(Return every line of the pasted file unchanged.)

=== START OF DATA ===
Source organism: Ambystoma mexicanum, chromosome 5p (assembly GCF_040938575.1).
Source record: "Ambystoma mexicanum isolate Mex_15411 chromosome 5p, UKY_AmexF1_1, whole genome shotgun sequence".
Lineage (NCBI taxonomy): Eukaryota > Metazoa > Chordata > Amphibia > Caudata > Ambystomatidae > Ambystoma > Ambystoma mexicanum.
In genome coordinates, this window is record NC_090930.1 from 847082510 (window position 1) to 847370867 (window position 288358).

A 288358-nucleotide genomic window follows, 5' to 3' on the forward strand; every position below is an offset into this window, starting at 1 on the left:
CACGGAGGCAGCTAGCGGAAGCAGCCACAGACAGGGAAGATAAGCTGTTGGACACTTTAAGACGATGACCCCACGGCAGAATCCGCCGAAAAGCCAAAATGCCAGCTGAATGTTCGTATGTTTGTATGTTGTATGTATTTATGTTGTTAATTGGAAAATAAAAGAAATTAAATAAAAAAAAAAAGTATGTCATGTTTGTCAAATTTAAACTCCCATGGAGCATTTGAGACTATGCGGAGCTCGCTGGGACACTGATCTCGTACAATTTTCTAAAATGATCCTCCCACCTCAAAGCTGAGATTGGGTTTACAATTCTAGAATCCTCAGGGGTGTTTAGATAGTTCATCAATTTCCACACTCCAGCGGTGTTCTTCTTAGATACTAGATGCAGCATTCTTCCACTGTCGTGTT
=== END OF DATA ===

Source organism: Ambystoma mexicanum, chromosome 5p (assembly GCF_040938575.1).
Source record: "Ambystoma mexicanum isolate Mex_15411 chromosome 5p, UKY_AmexF1_1, whole genome shotgun sequence".
Lineage (NCBI taxonomy): Eukaryota > Metazoa > Chordata > Amphibia > Caudata > Ambystomatidae > Ambystoma > Ambystoma mexicanum.
In genome coordinates, this window is record NC_090930.1 from 847082510 (window position 1) to 847370867 (window position 288358).

A 288358-nucleotide genomic window follows, 5' to 3' on the forward strand; every position below is an offset into this window, starting at 1 on the left:
CACGGAGGCAGCTAGCGGAAGCAGCCACAGACAGGGAAGATAAGCTGTTGGACACTTTAAGACGATGACCCCACGGCAGAATCCGCCGAAAAGCCAAAATGCCAGCTGAATGTTCGTATGTTTGTATGTTGTATGTATTTATGTTGTTAATTGGAAAATAAAAGAAATTAAATAAAAAAAAAAAGTATGTCATGTTTGTCAAATTTAAACTCCCATGGAGCATTTGAGACTATGCGGAGCTCGCTGGGACACTGATCTCGTACAATTTTCTAAAATGATCCTCCCACCTCAAAGCTGAGATTGGGTTTACAATTCTAGAATCCTCAGGGGTGTTTAGATAGTTCATCAATTTCCACACTCCAGCGGTGTTCTTCTTAGATACTAGATGCAGCATTCTTCCACTGTCGTGTT